David A. Smilde Professor Department of Sociology Tulane University

David A. Smilde

Charles A. and Leo M. Favrot Professor of Human Relations
212 Newcomb Hall


Ph.D. University of Chicago


Current Research Projects

In the past several years my attention has been focused on the ever worsening crisis in Venezuela. I recently published “From Populist to Socialist to Authoritarian Chavismo—Obstacles and Opportunities for Democratic Change” as part of my activity with the Venezuela Working Group of the Woodrow Wilson Center for Scholars in Washington D.C. Earlier in 2021 I published “Venezuela’s negotiations require international support—and real expectations,” in The Hill with my colleagues Geoff Ramsey, Keith Mines and Steve Hege. In it we provide advice for the Mexico round of negotiations that began in August 2021.

I have an edited volume forthcoming with University of Pittsburgh Press called The Paradox of Violence in Venezuela: Revolution, Crime and Policing. In the introduction, my coeditors Verónica Zubillaga, Rebecca Hanson and I come up with a new explanation for why violence surged during Chavismo, despite a decline in poverty and inequality. This book represents a truly international collaboration. Eleven of the thirteen chapters have Venezuelan authors or co-authors. As well, seven of thirteen have women authors or co-authors. I am also currently working on a bibliography on Venezuelan politics and foreign policy with Dustin Robertson, for Oxford Bibliographies.

I continue to work on religion as well. In 2021 I published Postsecularismo y la religion vivida: aportes desde la sociología cualitativa norteamericana in Venezuela (UCAB 2021) in Venzuela with my colleague Hugo Pérez Hernáiz. It brings together translations of twelve peer-reviewed articles on religion that I published while I was editor-in-chief of Qualitative Sociology. Over the coming year I will be working on a book on the Catholic Church and Chavismo, also with Hugo Pérez Hernáiz.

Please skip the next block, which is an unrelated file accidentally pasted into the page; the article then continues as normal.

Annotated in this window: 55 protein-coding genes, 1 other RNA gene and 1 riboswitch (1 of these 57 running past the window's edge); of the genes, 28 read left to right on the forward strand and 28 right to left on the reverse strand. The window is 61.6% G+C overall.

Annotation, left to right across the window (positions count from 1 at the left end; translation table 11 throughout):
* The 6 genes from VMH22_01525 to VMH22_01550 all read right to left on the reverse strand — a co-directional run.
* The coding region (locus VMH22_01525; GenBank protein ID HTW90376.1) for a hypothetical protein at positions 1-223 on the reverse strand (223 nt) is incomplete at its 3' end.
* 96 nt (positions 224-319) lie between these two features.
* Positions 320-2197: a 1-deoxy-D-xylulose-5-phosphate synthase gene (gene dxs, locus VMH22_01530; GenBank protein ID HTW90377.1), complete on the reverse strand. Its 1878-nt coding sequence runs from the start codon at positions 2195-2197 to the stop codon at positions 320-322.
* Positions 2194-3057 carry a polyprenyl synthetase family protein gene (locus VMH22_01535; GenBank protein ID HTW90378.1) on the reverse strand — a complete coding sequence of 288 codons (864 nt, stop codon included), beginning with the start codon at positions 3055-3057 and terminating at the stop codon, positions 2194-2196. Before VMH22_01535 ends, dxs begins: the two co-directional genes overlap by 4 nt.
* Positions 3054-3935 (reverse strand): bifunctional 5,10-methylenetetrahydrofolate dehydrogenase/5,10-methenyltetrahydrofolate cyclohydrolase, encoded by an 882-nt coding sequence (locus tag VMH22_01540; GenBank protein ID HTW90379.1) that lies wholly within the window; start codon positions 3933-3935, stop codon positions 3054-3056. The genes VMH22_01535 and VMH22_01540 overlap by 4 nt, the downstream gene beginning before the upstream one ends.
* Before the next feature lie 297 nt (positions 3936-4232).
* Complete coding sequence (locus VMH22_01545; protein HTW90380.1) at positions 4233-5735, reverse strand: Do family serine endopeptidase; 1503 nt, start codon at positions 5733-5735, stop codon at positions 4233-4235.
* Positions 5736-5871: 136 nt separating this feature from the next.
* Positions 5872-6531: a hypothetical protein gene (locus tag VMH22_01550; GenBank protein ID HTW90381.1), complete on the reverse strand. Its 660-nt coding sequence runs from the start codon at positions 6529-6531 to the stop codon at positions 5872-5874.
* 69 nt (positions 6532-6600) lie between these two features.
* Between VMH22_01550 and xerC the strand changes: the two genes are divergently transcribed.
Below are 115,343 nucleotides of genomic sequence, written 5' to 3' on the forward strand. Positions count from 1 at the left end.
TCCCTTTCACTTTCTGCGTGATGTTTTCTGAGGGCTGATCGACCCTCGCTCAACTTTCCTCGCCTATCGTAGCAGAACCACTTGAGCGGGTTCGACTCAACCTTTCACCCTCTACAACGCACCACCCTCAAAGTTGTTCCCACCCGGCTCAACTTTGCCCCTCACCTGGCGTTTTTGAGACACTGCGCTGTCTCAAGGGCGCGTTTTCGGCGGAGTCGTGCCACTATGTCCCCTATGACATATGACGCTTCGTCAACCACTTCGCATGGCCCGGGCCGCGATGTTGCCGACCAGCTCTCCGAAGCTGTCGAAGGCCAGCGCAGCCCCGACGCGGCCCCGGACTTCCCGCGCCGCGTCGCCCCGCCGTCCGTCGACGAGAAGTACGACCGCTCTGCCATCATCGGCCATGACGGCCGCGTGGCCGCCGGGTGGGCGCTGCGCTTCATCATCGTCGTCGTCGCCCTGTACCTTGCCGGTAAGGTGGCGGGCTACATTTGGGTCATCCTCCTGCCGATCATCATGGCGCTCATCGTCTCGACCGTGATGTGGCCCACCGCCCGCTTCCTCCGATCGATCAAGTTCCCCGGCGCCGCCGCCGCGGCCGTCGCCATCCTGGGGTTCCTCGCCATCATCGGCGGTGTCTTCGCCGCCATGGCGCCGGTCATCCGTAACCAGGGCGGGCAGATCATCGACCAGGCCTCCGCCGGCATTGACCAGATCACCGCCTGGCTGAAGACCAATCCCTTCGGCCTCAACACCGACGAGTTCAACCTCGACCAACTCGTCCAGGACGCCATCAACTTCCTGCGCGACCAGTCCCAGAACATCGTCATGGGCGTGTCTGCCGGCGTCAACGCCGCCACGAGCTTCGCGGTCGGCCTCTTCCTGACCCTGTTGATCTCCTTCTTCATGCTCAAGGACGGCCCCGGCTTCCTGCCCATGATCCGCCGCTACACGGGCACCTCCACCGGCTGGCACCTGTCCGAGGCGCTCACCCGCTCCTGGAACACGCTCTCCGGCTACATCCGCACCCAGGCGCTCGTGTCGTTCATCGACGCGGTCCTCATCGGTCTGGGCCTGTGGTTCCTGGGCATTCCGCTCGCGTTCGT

My Venezuelan colleague Margarita López Maya was elected president of the Latin American Studies Association for 2022-23 and she asked me to be program chair of the 2023 LASA Congress, along with Yanina Welp. We are already working hard putting it together.

Selected Publications

2021 – Smilde, David. “From Populist to Socialist to Authoritarian Chavismo—Obstacles and Opportunities for Democratic Change.” Venezuela Working Group, Latin America Program, Woodrow Wilson Center for Scholars, Washington D.C.

2021 – Smilde, David. “Trump’s bluster failed Venezuela. Biden must use diplomatic and economic levers to address the crisis.” Washington Post. January 19. (also published in Spanish.

2020 – Smilde, David and Geoff Ramsey. “International Peacemaking in Venezuela’s Intractable Conflict: 2014-2019,” European Review of Latin American and Caribbean Studies. Issue 109. Jan-June.

2020 – Smilde, David and Hugo Pérez Hernáiz. “Catholic Church Urges Venezuelans to Unite Against Coronavirus.” The Conversation, April 17.

2020 – Smilde, David. “Trump and Venezuela: Reaffirming the Monroe Doctrine.” The Future of U.S. Empire in the Americas: The Trump Administration and Beyond. Timothy Gill (ed.). London: Routledge.

2018 – Grace Davie, Nancy Ammerman, Samia Huq, Lucian N. Leustean, Tarek Masoud, Suzanne Moon, Jacob K. Olupona, Vineeta Sinha, David Smilde, Linda Woodhead, Fengang Yang, Gina Zurlo. “Religions and Social Progress: Critical Assessments and Creative Partnerships” Rethinking Society for the 21st Century: Report of the International Panel on Social Progress: Vol. 3 Transformations in Values, Norms, Cultures. New York: Cambridge University Press.

2017 – *Smilde, David. “From Partial to Full Conflict Theory: A Neoweberian Portrait of the Venezuelan Conflict.” Tulia Faletti and Emilio Parrado (eds.) Latin America Since the Left Turn. Philadelphia: University of Pennsylvania Press.

2015 – *Smilde, David and Matthew May. “Causality, Normativity and Diversity in 40 years of Sociology of Religion in the United States: Contributions to Paradigmatic Reflection” Sociology of Religion, December. [Winner of 2016 Distinguished Article Award, Association for the Sociology of Religion]